Parrtjima festival is meant to showcase Indigenous culture; instead it has raised the ire of some traditional custodians for infiltrating sacred land and lore

At the base of Mount Gillen, known as Alhekulyele for thousands of years to the central Arrernte people of Mparntwe (Alice Springs), a wild dog called Akngwelye fought an intruder in an epic battle watched on by his pups and their mother. The battle raged east along the ancient mountain range and through the tranquil valley, where the desert town of Alice Springs has since grown.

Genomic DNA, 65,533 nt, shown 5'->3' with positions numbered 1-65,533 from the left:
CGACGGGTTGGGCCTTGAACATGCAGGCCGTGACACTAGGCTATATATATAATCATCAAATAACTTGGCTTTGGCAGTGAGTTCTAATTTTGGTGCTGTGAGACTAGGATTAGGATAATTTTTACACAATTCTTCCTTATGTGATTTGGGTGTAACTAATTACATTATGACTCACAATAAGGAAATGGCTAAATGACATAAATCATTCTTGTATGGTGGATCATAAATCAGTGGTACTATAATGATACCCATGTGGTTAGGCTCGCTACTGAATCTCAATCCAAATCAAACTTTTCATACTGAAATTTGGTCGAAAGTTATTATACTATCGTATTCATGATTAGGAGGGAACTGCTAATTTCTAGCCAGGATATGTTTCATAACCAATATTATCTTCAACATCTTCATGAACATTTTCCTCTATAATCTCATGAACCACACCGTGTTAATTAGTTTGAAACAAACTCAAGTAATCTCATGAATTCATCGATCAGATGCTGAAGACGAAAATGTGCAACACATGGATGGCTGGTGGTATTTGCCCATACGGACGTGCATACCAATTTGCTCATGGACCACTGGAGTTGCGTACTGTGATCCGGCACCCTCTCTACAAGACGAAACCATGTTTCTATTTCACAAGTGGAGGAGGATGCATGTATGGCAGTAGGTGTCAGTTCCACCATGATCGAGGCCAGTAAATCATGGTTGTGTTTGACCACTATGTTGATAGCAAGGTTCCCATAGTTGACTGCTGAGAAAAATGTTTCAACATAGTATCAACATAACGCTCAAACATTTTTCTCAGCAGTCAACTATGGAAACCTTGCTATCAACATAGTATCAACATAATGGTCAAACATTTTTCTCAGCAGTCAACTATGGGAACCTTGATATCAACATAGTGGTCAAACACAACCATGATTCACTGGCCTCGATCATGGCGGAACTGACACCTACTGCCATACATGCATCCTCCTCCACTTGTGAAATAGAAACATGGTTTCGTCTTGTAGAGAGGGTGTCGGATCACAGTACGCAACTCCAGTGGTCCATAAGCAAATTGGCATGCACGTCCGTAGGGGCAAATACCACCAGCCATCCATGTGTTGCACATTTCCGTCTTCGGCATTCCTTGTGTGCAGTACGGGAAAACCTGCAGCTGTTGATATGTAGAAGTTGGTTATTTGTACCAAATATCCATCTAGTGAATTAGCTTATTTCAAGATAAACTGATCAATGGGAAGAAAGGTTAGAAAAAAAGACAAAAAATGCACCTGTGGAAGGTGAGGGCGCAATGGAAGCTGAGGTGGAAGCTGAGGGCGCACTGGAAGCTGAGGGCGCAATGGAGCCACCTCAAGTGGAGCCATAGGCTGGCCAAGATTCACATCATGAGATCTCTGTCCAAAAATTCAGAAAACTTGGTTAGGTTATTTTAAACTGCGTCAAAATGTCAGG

What might be considered folklore to many is eternally written in the western mountain range for the traditional custodians, whose once-sacred caves have been exposed to 150 years of occupation. A bitumen thoroughfare now runs below Ntaripe or Heavitree Gap, and the sacred markers – the clumps of rocks, a boulder and desolate trees – have been almost smothered, if not partially or completely destroyed by the ever-growing hub.

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